I once had to take on the responsibilities of my direct superior/supervisor (without the pay of course) due to her burn-out within my first month at a new job...I so wasn’t ready for it but had to make it work somehow. Those were some very stressful months until she returned, but things never got back to normal, as far as I was aware of what normal was. The balance was off and she left. A new director came and her position was divided between the both of us...my responsibilities grew but I also had proper backup and supervision, turned out to be a great learning experience.

Sep 14, 20 12:53 pm  · 
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Aluminate

This type of promotion is often a strategic expense-limiting move by the firm, especially during difficult or uncertain economic times.  An in-house, newly-minted Project Manager typically costs less in salary and benefits, and saves all the search-related and on-boarding costs that come with hiring a new PM from outside.  Sometimes an unstated goal is also to move up one or more lower-level employees into starting PM roles, so that more expensive senior PMs can be laid off if/when it comes to that.  

It sounds like you're already being tossed into the role, so if you turn down an official promotion then you're likely to find yourself doing the PM job anyway, but without the salary and title to go along with it.  If I were you I'd take the promotion, while stressing that you need adequate mentorship while you're learning it.  If you get that, then great.  If you don't, you're not really in a different spot than you already are, except that if/when you decide to leave this firm you're in a better negotiating position with the next firm, based on previous title and salary.

Sep 14, 20 1:01 pm  · 
6  · 
archi_dude

Spot on. Probably the best approach, cheers!

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Rios

It's always important to show appreciation for a promotion, even if you don't want it. ... In many ways, accepting or declining a promotion is like considering a new job offer. Evaluate the position as you would an entirely new role, and think about how it will fit into your life and career plans.

Sep 14, 20 4:49 pm  · 
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senjohnblutarsky

I didn't have any choice.  I was on a track to end up where I am, but my situation got advanced by a year or so. I've probably grown faster, and more, because I had to, rather than taking the extra time. If I hadn't taken on the role, the company would have had a fairly major disaster to clean up.  They still did, but it wasn't as bad. 

If anyone expects you to be perfect from the outset, they're probably looking at things the wrong way.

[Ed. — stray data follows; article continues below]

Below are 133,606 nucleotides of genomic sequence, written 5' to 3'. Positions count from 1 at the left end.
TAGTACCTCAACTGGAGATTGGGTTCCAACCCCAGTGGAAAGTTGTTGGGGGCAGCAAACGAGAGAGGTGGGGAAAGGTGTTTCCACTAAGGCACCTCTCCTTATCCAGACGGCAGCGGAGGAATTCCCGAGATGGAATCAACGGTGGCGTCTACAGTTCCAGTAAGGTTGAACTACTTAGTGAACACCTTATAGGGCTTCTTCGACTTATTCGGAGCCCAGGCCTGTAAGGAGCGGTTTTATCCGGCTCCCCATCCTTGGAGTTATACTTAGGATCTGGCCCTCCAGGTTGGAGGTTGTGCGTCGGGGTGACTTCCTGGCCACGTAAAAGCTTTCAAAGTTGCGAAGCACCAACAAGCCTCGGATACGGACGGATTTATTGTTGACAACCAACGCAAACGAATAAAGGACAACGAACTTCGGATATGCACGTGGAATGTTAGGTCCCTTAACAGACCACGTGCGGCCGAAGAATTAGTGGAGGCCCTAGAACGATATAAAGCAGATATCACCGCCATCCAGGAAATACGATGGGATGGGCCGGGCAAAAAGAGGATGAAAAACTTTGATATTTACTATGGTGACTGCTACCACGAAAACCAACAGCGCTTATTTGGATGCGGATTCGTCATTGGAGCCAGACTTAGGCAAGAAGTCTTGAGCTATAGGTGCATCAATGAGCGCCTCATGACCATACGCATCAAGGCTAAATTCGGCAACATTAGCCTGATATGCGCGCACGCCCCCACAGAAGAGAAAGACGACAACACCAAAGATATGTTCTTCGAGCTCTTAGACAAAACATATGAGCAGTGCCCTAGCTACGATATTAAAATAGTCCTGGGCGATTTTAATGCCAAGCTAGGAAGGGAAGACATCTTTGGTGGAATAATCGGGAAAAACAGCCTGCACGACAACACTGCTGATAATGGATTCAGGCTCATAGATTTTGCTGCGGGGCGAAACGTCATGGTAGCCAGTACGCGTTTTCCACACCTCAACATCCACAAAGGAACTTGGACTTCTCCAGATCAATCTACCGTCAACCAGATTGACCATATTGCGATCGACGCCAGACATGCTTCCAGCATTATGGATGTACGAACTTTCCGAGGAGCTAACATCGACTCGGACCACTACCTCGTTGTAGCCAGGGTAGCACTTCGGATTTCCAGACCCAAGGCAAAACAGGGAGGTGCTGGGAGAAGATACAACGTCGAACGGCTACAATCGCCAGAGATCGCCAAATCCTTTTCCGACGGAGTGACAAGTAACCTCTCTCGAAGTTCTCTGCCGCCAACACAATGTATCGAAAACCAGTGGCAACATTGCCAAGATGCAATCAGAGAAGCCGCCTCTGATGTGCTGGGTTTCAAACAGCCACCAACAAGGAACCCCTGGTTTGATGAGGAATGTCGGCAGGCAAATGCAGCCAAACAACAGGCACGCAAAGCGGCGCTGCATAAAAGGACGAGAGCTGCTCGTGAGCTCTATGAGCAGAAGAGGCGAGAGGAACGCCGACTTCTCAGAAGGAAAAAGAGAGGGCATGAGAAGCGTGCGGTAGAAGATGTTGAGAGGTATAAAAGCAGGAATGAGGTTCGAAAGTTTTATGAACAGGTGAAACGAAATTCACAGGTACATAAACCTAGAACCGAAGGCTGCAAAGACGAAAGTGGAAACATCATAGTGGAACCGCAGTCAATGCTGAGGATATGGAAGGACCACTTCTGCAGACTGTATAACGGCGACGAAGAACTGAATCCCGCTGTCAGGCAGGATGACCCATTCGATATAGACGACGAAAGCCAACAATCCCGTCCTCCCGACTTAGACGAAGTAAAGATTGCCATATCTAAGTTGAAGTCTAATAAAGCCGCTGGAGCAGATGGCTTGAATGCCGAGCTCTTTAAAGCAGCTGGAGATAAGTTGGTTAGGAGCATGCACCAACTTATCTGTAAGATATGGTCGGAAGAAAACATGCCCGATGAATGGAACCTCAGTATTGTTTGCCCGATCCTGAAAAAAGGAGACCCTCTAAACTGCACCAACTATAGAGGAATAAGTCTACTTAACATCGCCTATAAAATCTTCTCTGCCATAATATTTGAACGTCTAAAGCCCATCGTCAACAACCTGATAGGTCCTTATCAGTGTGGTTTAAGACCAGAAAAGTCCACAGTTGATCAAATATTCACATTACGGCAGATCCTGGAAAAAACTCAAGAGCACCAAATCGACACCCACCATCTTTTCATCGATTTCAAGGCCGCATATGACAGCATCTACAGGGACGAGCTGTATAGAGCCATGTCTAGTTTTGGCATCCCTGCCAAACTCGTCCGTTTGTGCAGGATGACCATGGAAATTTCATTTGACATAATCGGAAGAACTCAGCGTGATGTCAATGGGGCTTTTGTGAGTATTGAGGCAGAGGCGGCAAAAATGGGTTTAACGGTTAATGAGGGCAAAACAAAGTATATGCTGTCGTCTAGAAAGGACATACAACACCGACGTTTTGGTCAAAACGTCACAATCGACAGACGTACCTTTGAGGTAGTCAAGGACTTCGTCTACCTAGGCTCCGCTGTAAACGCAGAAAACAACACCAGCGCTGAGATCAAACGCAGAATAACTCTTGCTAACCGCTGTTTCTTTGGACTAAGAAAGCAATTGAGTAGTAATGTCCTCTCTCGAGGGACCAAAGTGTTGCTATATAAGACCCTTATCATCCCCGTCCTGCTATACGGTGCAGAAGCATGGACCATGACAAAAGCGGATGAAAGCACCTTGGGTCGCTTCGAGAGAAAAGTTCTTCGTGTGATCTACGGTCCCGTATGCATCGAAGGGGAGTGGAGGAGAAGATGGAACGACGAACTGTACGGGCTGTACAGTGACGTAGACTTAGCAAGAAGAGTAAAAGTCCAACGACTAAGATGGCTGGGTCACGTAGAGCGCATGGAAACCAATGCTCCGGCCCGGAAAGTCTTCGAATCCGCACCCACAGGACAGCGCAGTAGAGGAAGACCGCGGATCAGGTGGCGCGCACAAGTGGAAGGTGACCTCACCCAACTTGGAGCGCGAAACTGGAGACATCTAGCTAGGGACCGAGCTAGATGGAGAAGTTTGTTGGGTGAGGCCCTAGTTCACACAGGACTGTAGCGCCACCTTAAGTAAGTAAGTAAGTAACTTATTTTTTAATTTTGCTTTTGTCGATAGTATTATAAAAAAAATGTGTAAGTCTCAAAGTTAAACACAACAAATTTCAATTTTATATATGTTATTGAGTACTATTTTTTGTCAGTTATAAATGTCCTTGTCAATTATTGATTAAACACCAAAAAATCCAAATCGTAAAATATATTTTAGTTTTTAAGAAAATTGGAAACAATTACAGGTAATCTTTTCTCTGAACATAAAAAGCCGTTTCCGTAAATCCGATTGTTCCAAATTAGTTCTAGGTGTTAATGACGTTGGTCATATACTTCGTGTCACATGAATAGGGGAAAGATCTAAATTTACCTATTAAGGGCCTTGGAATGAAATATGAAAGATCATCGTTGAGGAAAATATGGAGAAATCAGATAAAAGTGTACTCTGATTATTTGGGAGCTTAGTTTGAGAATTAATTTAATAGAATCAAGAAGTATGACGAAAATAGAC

And regarding being swamped, it's not necessarily just that job position.  It's the industry, the clients, the firms, the available staff. Somewhere, someone (you) has to define what you expect out of the position if you're going to occupy it.  You need to have an honest conversation about your expectations and theirs.  I've been clear throughout my employment at this job about my feelings towards overtime, understaffing, and workload.  They're accommodating for me as much as possible.  I try to accommodate in return, when they need some extra help.  There isn't a perfect balance, but it's as good as I can ask for. 

Sep 14, 20 5:14 pm  · 
1  · 
Jay1122

Dude, you need backgrounds to set off your story. We want juicy details.

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archanonymous

Seriously, we were expecting backgrounds last week - due to the delay we'll need at least an extra two weeks to get you new plumbing drawings.

Our drafting team are now staffed on other things. Oh and the extra week it'll take to complete the work? We'll send you an add-service for that.

2  · 
senjohnblutarsky

25-ish person firm. I was set to take over for a retiring PM/Owner, just the PM part. ~7 months before he retired, the head of the architecture department announces he's taking another job. The heir apparent announces he is as well. The former was a surprise, at that time; the latter was not a surprise. That left me as next-in-line. I was preparing for the projects from one PM. I was not preparing for projects from 3 PM's. There were really no other PM's, aside from the CEO, who should really be doing marketing and not managing projects. So, I go from expecting to handle about 10%-20% of the company's project billings, to something closer to 50%. And also handling the staff workload distribution. Luckily, the staff was incredibly cooperative and helpful. They've taken on a lot of the production -side things that I would have been more involved in. This let me do more of the CA and management tasks on our current projects. Right now, it's hindered our marketing ability a bit. Aside from that, it's not the disaster it could have been had I not taken on the job. They would have had to hire someone and try to float for months until that was done.

1  · 
midlander

it's not usually a favorable sign when the owner plans retirement and the next-in-lines all leave. has it all stabilized since then?

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senjohnblutarsky

An owner. There are still three other Owners around. The departures had little to do with retirements.

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Jay1122

I feel like this is a great opportunity for you. If you do it well you will be in line for the partner role next, and then principle. Woohoo, road to success.

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sameolddoctor

Don't be stupid - a promotion without more moolah is not really a promotion.

Sep 14, 20 6:17 pm  · 
3  · 
proto

Sounds like merely amateur motion